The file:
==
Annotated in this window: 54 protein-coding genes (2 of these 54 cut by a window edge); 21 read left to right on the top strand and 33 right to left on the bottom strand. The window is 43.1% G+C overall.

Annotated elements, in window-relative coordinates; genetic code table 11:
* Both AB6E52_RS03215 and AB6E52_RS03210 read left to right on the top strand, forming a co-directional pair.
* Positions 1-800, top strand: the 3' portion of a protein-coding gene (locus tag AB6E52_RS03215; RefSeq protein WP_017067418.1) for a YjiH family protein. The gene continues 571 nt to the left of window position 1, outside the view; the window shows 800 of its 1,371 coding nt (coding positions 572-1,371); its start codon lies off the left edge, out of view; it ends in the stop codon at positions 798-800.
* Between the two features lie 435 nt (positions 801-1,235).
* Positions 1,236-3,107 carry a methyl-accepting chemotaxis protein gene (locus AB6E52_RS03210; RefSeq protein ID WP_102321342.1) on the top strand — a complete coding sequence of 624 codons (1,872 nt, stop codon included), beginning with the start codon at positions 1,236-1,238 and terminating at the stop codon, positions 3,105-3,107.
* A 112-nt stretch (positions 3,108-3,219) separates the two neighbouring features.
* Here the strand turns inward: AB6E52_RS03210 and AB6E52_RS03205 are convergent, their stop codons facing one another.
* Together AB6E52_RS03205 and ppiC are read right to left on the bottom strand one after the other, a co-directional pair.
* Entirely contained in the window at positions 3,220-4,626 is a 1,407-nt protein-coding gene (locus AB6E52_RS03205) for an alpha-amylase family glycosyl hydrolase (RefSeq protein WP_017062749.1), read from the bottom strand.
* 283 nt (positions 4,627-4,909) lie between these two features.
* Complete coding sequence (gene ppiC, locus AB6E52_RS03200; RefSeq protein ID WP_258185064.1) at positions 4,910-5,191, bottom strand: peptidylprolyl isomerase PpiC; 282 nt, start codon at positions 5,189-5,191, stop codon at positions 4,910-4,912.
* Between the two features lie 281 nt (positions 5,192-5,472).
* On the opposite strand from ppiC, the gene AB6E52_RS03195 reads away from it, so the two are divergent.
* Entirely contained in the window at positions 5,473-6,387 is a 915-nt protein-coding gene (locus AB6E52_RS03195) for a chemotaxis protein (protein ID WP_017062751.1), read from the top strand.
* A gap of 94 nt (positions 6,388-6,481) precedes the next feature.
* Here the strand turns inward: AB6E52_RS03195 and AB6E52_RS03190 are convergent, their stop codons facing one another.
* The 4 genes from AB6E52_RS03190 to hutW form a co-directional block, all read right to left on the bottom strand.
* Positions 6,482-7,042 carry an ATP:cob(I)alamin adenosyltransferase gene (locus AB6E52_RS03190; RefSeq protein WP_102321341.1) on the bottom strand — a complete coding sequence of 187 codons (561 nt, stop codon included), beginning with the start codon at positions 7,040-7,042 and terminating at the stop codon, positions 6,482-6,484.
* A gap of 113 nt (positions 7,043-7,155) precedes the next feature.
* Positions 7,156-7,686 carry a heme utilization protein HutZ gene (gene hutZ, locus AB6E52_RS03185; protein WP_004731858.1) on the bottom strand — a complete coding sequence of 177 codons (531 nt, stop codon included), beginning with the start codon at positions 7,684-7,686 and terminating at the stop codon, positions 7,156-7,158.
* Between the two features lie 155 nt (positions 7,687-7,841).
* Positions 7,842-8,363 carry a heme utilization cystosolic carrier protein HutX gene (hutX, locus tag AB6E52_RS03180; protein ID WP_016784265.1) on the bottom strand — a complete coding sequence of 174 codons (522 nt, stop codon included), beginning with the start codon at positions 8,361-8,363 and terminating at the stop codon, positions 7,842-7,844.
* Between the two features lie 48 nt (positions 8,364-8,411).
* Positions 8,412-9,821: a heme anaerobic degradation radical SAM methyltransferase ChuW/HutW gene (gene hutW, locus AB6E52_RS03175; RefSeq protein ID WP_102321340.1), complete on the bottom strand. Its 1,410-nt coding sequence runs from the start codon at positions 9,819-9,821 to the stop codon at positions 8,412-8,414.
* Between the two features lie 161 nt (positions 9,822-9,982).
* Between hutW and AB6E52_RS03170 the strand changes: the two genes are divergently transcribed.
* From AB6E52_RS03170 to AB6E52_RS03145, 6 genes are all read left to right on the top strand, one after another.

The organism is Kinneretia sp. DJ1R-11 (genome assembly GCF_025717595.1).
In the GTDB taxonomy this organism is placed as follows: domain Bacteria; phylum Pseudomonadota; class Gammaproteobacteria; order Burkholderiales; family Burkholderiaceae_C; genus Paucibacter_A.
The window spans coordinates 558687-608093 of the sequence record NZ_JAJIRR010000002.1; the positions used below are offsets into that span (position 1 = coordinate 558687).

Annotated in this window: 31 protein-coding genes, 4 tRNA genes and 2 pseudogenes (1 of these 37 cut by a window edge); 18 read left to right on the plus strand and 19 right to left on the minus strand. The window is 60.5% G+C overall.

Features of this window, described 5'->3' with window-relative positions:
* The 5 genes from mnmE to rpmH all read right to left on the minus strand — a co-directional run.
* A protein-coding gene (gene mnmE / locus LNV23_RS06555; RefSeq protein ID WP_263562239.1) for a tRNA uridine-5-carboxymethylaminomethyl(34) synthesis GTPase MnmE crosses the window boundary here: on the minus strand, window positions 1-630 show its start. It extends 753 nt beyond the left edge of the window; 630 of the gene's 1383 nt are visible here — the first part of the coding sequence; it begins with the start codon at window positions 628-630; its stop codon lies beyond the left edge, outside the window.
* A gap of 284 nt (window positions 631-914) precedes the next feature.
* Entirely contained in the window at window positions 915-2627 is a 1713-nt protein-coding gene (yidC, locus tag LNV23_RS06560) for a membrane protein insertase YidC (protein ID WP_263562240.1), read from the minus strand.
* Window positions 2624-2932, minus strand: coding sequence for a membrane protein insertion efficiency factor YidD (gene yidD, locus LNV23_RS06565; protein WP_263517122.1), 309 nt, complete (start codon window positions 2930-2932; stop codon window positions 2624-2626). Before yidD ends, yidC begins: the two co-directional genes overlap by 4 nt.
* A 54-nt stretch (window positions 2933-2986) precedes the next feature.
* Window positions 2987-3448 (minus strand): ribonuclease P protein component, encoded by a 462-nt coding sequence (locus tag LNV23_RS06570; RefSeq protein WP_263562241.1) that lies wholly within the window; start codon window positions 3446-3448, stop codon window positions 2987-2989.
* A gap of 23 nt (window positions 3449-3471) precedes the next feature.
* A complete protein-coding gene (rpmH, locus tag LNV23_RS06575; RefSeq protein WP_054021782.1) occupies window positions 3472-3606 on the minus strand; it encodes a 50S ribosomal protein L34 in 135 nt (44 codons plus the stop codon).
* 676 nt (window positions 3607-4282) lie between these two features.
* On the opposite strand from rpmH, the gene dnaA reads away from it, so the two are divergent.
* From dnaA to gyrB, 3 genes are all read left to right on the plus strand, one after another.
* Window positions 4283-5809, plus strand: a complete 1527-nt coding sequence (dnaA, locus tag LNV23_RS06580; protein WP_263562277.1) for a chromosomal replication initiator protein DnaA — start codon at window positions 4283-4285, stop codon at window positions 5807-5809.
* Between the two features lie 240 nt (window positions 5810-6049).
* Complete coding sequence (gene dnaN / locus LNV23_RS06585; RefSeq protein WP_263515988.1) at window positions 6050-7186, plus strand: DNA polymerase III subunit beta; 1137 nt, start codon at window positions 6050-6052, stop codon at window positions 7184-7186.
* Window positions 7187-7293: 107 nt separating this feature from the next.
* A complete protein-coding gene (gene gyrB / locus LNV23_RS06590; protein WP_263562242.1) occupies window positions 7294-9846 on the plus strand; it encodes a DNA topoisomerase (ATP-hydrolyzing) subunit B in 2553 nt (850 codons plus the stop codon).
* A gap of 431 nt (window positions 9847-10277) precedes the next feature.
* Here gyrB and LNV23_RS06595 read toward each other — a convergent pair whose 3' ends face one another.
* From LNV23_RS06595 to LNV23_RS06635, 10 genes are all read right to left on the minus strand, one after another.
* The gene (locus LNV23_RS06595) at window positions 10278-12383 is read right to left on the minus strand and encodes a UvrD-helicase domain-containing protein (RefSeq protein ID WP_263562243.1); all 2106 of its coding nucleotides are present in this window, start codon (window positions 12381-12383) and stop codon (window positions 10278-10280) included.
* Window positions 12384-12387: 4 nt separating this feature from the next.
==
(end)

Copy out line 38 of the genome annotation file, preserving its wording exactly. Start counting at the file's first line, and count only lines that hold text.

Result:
* Window positions 2624-2932, minus strand: coding sequence for a membrane protein insertion efficiency factor YidD (gene yidD, locus LNV23_RS06565; protein WP_263517122.1), 309 nt, complete (start codon window positions 2930-2932; stop codon window positions 2624-2626). Before yidD ends, yidC begins: the two co-directional genes overlap by 4 nt.